Eye For Film >> Movies >> The Life I Want (2004) Film Review
The Life I Want
Reviewed by: George Williamson
Stefano and Laura meet for the first time at auditions for a new film - a period drama set in 19th century Italy. He is a handsome, well-seasoned actor and she is a relative newcomer, but it's instantly clear that they have an incendiary screen presence together and they are cast as the two leads - the husband and his lover.
After their initial reading they start to rehearse together and, after the first days of shooting, end up sleeping together. Their personalities begin to blur with those of the characters they play on set and they become wrapped in a network of old relationships, hurting each other with their jealously and selfishness in an inevitable downward spiral. As the film nears completion they realise that in order to have a future together they will both have to change their lives.
The Life I Want focusses on how fame affects individuals, documenting the personality slide of the two leads impeccably. Stefano is initially portrayed as an unemotional acting machine, incapable of loving, or even understanding another human being, especially despising himself for what he's become - a fraud, no longer accepting projects based on their merit. Laura represents everything that he wants; she is an innocent, as yet uncorrupted, a genuine person in a world of silver tongues and those who would use him for their own gain.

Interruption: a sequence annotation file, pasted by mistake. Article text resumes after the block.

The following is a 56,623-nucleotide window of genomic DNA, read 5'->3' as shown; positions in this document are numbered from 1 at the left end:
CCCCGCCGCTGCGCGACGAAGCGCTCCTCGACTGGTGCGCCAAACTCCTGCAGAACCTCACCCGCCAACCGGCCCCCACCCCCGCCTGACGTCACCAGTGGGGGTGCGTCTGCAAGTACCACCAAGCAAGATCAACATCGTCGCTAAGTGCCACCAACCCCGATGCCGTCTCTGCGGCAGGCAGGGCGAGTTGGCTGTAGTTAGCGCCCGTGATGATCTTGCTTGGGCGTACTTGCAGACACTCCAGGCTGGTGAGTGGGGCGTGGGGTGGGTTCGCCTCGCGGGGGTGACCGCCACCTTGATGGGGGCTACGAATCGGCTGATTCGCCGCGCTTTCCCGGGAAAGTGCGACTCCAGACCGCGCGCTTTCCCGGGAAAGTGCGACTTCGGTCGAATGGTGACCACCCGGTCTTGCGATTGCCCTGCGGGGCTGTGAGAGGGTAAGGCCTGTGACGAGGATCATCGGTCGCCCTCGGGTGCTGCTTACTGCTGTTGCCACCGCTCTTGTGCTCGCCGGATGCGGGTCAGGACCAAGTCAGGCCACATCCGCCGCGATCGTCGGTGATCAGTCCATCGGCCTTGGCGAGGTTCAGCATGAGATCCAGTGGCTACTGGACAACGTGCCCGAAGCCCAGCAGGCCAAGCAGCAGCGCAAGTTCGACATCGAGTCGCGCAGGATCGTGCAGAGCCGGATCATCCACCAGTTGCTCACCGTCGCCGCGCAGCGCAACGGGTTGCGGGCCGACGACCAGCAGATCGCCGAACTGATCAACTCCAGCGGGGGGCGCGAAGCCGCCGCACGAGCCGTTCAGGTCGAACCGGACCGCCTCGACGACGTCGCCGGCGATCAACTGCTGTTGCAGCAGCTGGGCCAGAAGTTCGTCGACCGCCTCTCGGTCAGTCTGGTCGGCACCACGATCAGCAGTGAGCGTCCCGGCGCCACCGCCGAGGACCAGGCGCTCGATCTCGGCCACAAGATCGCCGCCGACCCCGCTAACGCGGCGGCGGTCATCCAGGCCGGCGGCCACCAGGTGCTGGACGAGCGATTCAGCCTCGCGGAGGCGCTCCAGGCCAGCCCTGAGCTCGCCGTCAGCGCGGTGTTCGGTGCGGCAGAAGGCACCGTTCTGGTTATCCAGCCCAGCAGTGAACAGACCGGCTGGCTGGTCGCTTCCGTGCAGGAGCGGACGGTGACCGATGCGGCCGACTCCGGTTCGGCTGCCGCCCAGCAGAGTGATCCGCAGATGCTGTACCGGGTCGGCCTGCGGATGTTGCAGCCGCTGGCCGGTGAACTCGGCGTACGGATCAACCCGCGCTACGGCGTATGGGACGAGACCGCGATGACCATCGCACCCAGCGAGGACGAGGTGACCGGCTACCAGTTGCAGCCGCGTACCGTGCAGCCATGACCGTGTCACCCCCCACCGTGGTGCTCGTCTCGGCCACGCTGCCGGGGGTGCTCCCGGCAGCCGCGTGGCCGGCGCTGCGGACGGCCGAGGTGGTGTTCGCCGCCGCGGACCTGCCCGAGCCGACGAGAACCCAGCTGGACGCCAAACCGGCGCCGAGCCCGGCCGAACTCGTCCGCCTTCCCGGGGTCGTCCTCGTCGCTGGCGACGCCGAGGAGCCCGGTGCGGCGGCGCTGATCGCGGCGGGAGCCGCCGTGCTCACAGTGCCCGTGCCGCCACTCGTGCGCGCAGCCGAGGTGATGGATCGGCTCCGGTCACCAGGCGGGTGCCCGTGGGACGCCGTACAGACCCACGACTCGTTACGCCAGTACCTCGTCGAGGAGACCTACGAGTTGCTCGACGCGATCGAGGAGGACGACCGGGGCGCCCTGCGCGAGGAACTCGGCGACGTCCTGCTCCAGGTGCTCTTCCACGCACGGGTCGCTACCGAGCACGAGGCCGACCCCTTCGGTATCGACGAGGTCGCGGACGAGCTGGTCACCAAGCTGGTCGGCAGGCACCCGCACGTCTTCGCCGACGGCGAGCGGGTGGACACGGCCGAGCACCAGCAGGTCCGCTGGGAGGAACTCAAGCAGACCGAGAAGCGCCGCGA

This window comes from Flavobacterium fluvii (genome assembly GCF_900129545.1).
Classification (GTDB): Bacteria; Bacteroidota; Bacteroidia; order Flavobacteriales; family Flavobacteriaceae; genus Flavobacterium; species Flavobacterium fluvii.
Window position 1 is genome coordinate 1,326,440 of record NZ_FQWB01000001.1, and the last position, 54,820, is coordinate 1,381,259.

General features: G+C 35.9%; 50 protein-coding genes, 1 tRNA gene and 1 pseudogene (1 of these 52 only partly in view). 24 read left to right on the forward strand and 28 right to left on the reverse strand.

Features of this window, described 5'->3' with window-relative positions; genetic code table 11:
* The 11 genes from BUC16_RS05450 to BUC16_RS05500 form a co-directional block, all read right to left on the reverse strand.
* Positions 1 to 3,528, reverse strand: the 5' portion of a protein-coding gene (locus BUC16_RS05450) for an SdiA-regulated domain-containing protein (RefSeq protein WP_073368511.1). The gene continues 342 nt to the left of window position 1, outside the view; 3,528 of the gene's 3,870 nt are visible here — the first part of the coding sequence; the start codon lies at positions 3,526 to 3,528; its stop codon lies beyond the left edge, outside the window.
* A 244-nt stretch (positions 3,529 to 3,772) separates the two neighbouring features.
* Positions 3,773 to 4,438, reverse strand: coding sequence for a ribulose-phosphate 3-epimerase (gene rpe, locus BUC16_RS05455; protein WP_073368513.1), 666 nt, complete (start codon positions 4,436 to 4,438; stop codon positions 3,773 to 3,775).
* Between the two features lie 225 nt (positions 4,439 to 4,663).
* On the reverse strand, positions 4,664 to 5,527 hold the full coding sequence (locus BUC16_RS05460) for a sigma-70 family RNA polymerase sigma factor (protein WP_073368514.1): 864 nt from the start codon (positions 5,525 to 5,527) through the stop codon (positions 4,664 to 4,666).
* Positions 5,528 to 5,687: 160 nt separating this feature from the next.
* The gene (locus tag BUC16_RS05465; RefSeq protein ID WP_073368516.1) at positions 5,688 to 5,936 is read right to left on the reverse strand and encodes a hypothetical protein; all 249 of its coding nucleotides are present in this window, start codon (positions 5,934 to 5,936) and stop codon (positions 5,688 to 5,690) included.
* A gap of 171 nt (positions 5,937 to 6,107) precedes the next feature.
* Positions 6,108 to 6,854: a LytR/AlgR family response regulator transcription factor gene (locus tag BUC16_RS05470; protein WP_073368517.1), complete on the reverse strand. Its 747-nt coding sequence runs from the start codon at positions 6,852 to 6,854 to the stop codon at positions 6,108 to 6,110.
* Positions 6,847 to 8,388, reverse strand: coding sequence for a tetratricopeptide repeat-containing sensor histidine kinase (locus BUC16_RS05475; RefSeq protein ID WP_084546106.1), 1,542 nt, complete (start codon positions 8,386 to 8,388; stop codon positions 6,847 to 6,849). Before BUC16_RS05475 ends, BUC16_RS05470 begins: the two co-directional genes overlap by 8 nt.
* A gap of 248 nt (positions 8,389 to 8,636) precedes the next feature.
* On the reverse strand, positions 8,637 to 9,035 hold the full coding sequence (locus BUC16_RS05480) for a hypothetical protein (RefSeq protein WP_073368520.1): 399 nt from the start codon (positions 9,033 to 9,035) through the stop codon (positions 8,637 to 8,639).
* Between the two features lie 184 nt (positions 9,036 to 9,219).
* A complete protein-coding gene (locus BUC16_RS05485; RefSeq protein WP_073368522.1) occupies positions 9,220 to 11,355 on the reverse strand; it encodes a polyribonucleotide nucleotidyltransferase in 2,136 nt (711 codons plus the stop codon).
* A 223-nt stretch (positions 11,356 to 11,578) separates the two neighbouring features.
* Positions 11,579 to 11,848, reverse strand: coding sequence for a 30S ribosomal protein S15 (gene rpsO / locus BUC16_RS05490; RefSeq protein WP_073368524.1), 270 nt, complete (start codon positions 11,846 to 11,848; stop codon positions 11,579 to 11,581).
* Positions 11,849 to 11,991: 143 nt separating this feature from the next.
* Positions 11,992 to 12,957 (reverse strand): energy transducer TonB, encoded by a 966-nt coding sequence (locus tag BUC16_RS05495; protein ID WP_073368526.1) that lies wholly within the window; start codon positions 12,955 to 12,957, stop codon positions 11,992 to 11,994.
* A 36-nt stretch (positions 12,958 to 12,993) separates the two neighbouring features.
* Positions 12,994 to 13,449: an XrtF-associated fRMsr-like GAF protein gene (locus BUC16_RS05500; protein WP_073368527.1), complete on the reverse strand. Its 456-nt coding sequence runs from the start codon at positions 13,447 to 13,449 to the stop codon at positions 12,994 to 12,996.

Thus their affair begins, but things can't remain this simple and soon the situation is reversed and Stefano sways between cold envy over her blossoming career and fury about possible infidelities; she has to fight to convince him that her emotions are genuine. To further complicate things the characters that they are playing go through similar relationship traumas and, as they conduct their affair, the dialogue sometimes intertwines so performance blends with reality.
While the cinematography is not exceptionally striking, the costumes - especially the day to day clothing - are beautiful, oozing Italian style. The central performances from Luigi Lo Cascio and Sandra Ceccarelli are sublime, free from the usual heavy handedness used to indicate acting within a film, instead showing nuanced differences in their roles when in character. Things do become a little sentimental towards the end - the first half of the film is by far the stronger and much more interesting - but it never reaches the sacharine drenched improbability of a Holywood product.
The film-within-a-film concept is one that has been used many times, but it is rarely executed as well as this.Reviewed on: 19 Aug 2005